Research Papers

Quality of Life Research

, Volume 3, Issue 5, pp 329-338

Development of the Kidney Disease Quality of Life (KDQOLTM) Instrument

  • R. D. HaysAffiliated withRAND, Social Policy Department, RANDDepartment of Medicine, UCLA
  • , J. D. KallichAffiliated withUniHealth America
  • , D. L. MapesAffiliated withAmgen
  • , S. J. CoonsAffiliated withCenter for Pharmaceutical Economics, University of Arizona
  • , W. B. CarterAffiliated withAmgen

Rent the article at a discount

Rent now

* Final gross prices may vary according to local VAT.

Get Access

Abstract

This paper describes the Kidney Disease Quality of Life (KDQOLTM) Instrument (dialysis version), a self-report measure that includes a 36-item health survey as the generic core, supplemented with multi-item scales targeted at particular concerns of individuals with kidney disease and on dialysis (symptom/problems, effects of kidney disease on daily life, burden of kidney disease, cognitive function, work status, sexual function, quality of social interaction, sleep). Also included were multi-item measures of social support, dialysis staff encouragement and patient satisfaction, and a single-item overall rating of health. The KDQOLTM was administered to 165 individuals with kidney disease (52% female; 48% male; 47% White; 27% African-American; 11% Hispanic; 8% Asian; 4% Native American; and 3% other ethnicities), sampled from nine different outpatient dialysis centres located in Southern California, the Northwest, and the Midwest. The average age of the sample was 53 years (range from 22 to 87), and 10% were 75 years or older. Internal consistency reliability estimates for the 19 multi-item scales exceeded 0.75 for every measure except one. The mean scores for individuals in this sample on the 36-item health scales were lower than the general population by one-quarter (emotional well-being) to a full standard deviation (physical function, role limitations due to physical health, general health), but similar to scores for dialysis patients in other studies. Correlations of the KDQOLTM scales with number of hospital days in the last 6 months were statistically significant (p<0.05) for 14 of the 19 scales and number of medications currently being taken for nine of the scales. Results of this study provide support for the reliability and validity of the KDQOLTM.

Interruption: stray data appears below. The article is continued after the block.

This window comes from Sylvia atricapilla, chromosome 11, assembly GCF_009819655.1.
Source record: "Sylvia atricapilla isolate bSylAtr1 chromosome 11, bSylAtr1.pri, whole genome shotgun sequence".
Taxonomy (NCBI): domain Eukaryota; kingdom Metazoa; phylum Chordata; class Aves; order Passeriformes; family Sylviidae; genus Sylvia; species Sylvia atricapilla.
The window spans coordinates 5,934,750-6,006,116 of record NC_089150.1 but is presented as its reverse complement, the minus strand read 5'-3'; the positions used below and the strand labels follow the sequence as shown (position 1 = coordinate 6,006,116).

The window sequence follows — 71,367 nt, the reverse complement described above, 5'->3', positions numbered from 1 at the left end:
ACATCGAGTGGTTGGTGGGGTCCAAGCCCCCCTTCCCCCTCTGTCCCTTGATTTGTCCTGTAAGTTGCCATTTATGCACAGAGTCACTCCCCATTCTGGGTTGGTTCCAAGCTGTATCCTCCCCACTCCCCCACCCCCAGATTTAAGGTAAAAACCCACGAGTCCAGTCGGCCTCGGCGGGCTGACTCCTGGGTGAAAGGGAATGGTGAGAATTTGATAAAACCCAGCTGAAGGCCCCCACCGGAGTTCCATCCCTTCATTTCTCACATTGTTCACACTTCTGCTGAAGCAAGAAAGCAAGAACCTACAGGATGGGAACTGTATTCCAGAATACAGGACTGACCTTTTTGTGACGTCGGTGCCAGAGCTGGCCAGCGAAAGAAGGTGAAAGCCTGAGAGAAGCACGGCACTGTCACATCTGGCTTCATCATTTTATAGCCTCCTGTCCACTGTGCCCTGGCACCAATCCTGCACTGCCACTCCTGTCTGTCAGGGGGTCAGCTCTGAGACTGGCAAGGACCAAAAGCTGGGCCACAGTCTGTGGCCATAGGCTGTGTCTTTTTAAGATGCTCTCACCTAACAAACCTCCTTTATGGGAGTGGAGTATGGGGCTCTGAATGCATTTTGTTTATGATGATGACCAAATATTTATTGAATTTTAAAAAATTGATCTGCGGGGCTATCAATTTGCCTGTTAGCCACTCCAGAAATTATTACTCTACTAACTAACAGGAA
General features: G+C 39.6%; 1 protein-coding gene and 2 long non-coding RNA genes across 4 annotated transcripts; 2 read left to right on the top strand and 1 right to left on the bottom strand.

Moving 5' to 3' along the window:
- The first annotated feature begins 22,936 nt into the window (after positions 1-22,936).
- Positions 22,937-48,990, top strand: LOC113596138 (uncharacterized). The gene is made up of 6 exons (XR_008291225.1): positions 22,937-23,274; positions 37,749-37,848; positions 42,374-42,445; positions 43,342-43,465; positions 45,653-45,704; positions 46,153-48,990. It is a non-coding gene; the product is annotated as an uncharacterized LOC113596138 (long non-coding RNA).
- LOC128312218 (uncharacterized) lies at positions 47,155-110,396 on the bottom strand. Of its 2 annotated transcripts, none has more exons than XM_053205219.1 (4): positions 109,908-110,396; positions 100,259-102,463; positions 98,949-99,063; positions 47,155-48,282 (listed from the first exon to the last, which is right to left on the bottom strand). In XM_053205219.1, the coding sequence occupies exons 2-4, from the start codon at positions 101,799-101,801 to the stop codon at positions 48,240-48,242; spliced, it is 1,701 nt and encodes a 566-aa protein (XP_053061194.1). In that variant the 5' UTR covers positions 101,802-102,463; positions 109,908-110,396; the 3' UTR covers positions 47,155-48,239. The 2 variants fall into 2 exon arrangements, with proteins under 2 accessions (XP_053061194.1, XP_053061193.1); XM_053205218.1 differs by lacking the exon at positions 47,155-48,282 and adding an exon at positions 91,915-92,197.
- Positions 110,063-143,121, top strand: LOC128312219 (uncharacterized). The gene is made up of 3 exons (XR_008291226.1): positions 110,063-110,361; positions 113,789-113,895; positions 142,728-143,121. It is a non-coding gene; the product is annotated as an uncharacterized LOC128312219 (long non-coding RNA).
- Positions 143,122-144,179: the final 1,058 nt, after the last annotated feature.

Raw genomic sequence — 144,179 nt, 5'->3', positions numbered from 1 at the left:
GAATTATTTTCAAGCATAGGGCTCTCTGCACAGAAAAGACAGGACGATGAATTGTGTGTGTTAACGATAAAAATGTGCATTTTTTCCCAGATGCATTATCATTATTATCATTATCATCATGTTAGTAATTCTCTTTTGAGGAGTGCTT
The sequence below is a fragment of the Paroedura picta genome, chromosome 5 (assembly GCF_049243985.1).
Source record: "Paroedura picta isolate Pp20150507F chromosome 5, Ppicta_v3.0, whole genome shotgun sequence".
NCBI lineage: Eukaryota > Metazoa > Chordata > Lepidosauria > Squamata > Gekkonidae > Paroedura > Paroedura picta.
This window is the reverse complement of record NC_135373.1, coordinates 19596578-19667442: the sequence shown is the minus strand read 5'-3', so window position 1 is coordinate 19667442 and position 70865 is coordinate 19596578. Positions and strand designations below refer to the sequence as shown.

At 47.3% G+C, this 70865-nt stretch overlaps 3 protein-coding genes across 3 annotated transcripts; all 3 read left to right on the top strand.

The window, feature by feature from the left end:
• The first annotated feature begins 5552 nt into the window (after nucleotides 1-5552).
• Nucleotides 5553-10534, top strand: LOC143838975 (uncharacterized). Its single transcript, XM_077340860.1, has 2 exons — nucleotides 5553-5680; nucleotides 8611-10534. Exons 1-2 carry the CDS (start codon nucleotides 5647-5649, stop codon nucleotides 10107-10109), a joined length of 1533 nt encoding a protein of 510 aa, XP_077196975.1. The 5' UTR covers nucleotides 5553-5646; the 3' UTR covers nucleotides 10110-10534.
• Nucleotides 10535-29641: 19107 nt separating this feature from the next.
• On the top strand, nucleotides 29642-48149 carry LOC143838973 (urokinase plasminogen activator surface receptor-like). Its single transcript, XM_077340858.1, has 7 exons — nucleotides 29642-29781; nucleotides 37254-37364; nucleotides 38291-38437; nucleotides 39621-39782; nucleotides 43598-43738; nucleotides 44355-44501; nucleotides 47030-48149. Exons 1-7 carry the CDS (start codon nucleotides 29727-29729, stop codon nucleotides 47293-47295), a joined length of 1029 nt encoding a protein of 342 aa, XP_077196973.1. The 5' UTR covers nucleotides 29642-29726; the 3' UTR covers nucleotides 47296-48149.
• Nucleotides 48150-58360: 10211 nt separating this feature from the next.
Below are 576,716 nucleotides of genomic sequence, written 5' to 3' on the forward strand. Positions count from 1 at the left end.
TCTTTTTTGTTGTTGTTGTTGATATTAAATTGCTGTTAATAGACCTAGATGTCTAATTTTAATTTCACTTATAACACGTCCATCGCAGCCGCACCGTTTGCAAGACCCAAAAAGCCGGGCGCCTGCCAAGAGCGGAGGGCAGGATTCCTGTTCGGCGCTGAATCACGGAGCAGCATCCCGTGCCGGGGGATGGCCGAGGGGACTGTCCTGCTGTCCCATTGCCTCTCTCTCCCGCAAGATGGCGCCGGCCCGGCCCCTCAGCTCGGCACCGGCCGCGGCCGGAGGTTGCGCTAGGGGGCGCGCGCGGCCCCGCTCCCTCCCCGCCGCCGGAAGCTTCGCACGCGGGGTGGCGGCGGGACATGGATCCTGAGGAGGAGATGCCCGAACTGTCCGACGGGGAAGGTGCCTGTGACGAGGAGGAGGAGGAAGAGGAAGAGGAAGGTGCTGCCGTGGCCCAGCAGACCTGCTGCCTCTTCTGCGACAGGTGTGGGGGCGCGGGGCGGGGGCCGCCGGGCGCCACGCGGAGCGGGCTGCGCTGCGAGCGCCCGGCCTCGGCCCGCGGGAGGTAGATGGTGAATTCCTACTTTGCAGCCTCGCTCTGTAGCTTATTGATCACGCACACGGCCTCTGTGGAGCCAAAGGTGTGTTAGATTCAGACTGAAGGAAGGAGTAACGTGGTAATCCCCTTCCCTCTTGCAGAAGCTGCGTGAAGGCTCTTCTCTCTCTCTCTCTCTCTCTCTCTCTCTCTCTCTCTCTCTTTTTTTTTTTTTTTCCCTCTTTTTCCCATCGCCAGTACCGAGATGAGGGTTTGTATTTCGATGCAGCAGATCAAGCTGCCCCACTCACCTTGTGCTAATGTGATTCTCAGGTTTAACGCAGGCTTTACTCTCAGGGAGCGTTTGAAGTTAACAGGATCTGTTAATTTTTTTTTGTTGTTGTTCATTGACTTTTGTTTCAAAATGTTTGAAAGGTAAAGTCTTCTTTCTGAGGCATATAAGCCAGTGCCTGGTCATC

Key words

Dialysis end stage renal disease kidney disease instrument development quality of life